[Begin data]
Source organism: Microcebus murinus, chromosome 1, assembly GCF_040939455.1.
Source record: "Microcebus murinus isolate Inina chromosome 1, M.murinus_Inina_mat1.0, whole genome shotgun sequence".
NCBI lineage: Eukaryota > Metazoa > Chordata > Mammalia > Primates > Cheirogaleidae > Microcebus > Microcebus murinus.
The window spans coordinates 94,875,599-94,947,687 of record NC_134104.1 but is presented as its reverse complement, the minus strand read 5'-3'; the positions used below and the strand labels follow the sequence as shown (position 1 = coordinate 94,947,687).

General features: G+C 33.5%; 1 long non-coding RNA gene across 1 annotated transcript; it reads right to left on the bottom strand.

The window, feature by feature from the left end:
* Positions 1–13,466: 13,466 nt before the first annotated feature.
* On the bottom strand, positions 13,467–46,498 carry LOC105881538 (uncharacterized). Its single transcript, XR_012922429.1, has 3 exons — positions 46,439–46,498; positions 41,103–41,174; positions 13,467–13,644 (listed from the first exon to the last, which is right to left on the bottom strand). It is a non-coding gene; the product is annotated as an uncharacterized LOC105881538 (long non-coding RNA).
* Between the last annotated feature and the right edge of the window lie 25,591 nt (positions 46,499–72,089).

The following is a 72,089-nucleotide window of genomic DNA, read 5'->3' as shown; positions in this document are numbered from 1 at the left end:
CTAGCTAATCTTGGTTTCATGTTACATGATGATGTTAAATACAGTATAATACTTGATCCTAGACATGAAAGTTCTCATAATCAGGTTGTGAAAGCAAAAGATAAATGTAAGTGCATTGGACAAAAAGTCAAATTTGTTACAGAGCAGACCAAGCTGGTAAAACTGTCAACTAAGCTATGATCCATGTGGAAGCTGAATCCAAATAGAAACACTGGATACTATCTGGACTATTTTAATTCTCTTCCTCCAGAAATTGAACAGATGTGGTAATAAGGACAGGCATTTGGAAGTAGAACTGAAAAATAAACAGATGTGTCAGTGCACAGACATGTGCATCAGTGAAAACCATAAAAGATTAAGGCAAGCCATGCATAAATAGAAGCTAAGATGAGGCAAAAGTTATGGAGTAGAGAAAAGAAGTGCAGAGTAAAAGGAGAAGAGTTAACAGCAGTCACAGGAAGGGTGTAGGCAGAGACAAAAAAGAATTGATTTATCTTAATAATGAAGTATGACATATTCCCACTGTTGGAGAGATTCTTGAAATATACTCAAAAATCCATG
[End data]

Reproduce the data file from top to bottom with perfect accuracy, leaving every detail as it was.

Source organism: Microcebus murinus, chromosome 1, assembly GCF_040939455.1.
Source record: "Microcebus murinus isolate Inina chromosome 1, M.murinus_Inina_mat1.0, whole genome shotgun sequence".
NCBI lineage: Eukaryota > Metazoa > Chordata > Mammalia > Primates > Cheirogaleidae > Microcebus > Microcebus murinus.
The window spans coordinates 94,875,599-94,947,687 of record NC_134104.1 but is presented as its reverse complement, the minus strand read 5'-3'; the positions used below and the strand labels follow the sequence as shown (position 1 = coordinate 94,947,687).

General features: G+C 33.5%; 1 long non-coding RNA gene across 1 annotated transcript; it reads right to left on the bottom strand.

The window, feature by feature from the left end:
* Positions 1–13,466: 13,466 nt before the first annotated feature.
* On the bottom strand, positions 13,467–46,498 carry LOC105881538 (uncharacterized). Its single transcript, XR_012922429.1, has 3 exons — positions 46,439–46,498; positions 41,103–41,174; positions 13,467–13,644 (listed from the first exon to the last, which is right to left on the bottom strand). It is a non-coding gene; the product is annotated as an uncharacterized LOC105881538 (long non-coding RNA).
* Between the last annotated feature and the right edge of the window lie 25,591 nt (positions 46,499–72,089).

The following is a 72,089-nucleotide window of genomic DNA, read 5'->3' as shown; positions in this document are numbered from 1 at the left end:
CTAGCTAATCTTGGTTTCATGTTACATGATGATGTTAAATACAGTATAATACTTGATCCTAGACATGAAAGTTCTCATAATCAGGTTGTGAAAGCAAAAGATAAATGTAAGTGCATTGGACAAAAAGTCAAATTTGTTACAGAGCAGACCAAGCTGGTAAAACTGTCAACTAAGCTATGATCCATGTGGAAGCTGAATCCAAATAGAAACACTGGATACTATCTGGACTATTTTAATTCTCTTCCTCCAGAAATTGAACAGATGTGGTAATAAGGACAGGCATTTGGAAGTAGAACTGAAAAATAAACAGATGTGTCAGTGCACAGACATGTGCATCAGTGAAAACCATAAAAGATTAAGGCAAGCCATGCATAAATAGAAGCTAAGATGAGGCAAAAGTTATGGAGTAGAGAAAAGAAGTGCAGAGTAAAAGGAGAAGAGTTAACAGCAGTCACAGGAAGGGTGTAGGCAGAGACAAAAAAGAATTGATTTATCTTAATAATGAAGTATGACATATTCCCACTGTTGGAGAGATTCTTGAAATATACTCAAAAATCCATG